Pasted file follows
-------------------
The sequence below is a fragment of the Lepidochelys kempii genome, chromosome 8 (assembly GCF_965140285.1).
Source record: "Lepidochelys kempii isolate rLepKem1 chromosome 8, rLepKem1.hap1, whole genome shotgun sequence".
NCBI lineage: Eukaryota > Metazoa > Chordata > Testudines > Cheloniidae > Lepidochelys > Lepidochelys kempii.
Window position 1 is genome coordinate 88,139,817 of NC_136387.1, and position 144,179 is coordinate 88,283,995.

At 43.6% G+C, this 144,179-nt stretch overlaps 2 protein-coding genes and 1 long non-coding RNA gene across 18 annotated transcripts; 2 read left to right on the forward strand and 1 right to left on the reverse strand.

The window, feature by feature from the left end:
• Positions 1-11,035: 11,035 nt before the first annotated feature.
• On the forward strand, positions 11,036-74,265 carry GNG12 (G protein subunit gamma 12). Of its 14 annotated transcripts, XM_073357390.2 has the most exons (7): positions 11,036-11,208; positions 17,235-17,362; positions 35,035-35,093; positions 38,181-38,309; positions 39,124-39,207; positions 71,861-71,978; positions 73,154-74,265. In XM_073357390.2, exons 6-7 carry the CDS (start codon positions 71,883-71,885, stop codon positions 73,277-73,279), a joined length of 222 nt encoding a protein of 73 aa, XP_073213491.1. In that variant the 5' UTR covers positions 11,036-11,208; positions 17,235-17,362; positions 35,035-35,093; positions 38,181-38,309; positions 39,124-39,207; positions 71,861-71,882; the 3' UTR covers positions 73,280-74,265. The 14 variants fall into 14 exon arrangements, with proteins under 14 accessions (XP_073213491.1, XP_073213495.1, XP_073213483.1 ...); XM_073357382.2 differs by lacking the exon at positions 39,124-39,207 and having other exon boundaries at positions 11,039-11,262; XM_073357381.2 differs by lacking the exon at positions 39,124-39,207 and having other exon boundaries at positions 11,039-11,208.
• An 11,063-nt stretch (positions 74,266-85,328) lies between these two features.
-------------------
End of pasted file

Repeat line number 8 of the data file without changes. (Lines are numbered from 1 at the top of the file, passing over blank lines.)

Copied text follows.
• On the forward strand, positions 11,036-74,265 carry GNG12 (G protein subunit gamma 12). Of its 14 annotated transcripts, XM_073357390.2 has the most exons (7): positions 11,036-11,208; positions 17,235-17,362; positions 35,035-35,093; positions 38,181-38,309; positions 39,124-39,207; positions 71,861-71,978; positions 73,154-74,265. In XM_073357390.2, exons 6-7 carry the CDS (start codon positions 71,883-71,885, stop codon positions 73,277-73,279), a joined length of 222 nt encoding a protein of 73 aa, XP_073213491.1. In that variant the 5' UTR covers positions 11,036-11,208; positions 17,235-17,362; positions 35,035-35,093; positions 38,181-38,309; positions 39,124-39,207; positions 71,861-71,882; the 3' UTR covers positions 73,280-74,265. The 14 variants fall into 14 exon arrangements, with proteins under 14 accessions (XP_073213491.1, XP_073213495.1, XP_073213483.1 ...); XM_073357382.2 differs by lacking the exon at positions 39,124-39,207 and having other exon boundaries at positions 11,039-11,262; XM_073357381.2 differs by lacking the exon at positions 39,124-39,207 and having other exon boundaries at positions 11,039-11,208.